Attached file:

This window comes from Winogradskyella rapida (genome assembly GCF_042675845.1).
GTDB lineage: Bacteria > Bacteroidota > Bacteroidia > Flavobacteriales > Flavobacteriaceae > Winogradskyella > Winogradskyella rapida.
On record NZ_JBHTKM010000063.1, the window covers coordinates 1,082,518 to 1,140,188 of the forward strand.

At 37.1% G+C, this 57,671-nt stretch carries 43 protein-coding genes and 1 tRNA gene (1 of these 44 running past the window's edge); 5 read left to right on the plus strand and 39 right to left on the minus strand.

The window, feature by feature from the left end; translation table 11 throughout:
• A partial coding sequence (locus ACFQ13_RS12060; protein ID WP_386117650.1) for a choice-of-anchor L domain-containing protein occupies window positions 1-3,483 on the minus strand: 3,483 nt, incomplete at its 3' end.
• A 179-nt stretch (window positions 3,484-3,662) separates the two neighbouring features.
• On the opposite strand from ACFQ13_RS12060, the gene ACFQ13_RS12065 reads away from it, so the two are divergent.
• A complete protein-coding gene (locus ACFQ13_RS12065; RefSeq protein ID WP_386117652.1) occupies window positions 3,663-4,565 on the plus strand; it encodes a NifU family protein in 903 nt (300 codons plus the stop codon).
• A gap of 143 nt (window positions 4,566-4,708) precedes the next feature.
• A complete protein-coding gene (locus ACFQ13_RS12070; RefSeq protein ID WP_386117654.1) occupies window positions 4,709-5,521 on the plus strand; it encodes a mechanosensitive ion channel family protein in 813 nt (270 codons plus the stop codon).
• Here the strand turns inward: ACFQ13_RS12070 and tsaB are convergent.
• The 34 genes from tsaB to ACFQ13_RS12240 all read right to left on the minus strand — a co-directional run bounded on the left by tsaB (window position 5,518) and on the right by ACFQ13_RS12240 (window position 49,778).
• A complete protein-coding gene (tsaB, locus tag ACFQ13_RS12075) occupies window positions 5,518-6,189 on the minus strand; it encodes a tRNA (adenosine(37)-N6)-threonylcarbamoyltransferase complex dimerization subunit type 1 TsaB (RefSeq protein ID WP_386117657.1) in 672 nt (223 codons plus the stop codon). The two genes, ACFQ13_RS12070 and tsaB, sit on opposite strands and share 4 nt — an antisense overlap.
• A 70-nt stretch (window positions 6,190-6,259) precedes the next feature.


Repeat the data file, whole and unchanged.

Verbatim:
This window comes from Winogradskyella rapida (genome assembly GCF_042675845.1).
GTDB lineage: Bacteria > Bacteroidota > Bacteroidia > Flavobacteriales > Flavobacteriaceae > Winogradskyella > Winogradskyella rapida.
On record NZ_JBHTKM010000063.1, the window covers coordinates 1,082,518 to 1,140,188 of the forward strand.

At 37.1% G+C, this 57,671-nt stretch carries 43 protein-coding genes and 1 tRNA gene (1 of these 44 running past the window's edge); 5 read left to right on the plus strand and 39 right to left on the minus strand.

The window, feature by feature from the left end; translation table 11 throughout:
• A partial coding sequence (locus ACFQ13_RS12060; protein ID WP_386117650.1) for a choice-of-anchor L domain-containing protein occupies window positions 1-3,483 on the minus strand: 3,483 nt, incomplete at its 3' end.
• A 179-nt stretch (window positions 3,484-3,662) separates the two neighbouring features.
• On the opposite strand from ACFQ13_RS12060, the gene ACFQ13_RS12065 reads away from it, so the two are divergent.
• A complete protein-coding gene (locus ACFQ13_RS12065; RefSeq protein ID WP_386117652.1) occupies window positions 3,663-4,565 on the plus strand; it encodes a NifU family protein in 903 nt (300 codons plus the stop codon).
• A gap of 143 nt (window positions 4,566-4,708) precedes the next feature.
• A complete protein-coding gene (locus ACFQ13_RS12070; RefSeq protein ID WP_386117654.1) occupies window positions 4,709-5,521 on the plus strand; it encodes a mechanosensitive ion channel family protein in 813 nt (270 codons plus the stop codon).
• Here the strand turns inward: ACFQ13_RS12070 and tsaB are convergent.
• The 34 genes from tsaB to ACFQ13_RS12240 all read right to left on the minus strand — a co-directional run bounded on the left by tsaB (window position 5,518) and on the right by ACFQ13_RS12240 (window position 49,778).
• A complete protein-coding gene (tsaB, locus tag ACFQ13_RS12075) occupies window positions 5,518-6,189 on the minus strand; it encodes a tRNA (adenosine(37)-N6)-threonylcarbamoyltransferase complex dimerization subunit type 1 TsaB (RefSeq protein ID WP_386117657.1) in 672 nt (223 codons plus the stop codon). The two genes, ACFQ13_RS12070 and tsaB, sit on opposite strands and share 4 nt — an antisense overlap.
• A 70-nt stretch (window positions 6,190-6,259) precedes the next feature.